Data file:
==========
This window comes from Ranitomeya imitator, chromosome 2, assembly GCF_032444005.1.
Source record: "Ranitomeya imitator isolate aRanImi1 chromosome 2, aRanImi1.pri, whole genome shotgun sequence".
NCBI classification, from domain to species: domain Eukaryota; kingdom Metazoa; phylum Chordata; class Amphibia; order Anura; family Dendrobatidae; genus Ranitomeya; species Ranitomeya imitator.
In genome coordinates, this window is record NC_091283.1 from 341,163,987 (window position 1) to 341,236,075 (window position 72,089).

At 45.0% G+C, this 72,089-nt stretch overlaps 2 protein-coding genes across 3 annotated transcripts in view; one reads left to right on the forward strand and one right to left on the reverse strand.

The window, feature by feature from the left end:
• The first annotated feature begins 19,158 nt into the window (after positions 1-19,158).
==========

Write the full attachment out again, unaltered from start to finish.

This window comes from Ranitomeya imitator, chromosome 2, assembly GCF_032444005.1.
Source record: "Ranitomeya imitator isolate aRanImi1 chromosome 2, aRanImi1.pri, whole genome shotgun sequence".
NCBI classification, from domain to species: domain Eukaryota; kingdom Metazoa; phylum Chordata; class Amphibia; order Anura; family Dendrobatidae; genus Ranitomeya; species Ranitomeya imitator.
In genome coordinates, this window is record NC_091283.1 from 341,163,987 (window position 1) to 341,236,075 (window position 72,089).

At 45.0% G+C, this 72,089-nt stretch overlaps 2 protein-coding genes across 3 annotated transcripts in view; one reads left to right on the forward strand and one right to left on the reverse strand.

The window, feature by feature from the left end:
• The first annotated feature begins 19,158 nt into the window (after positions 1-19,158).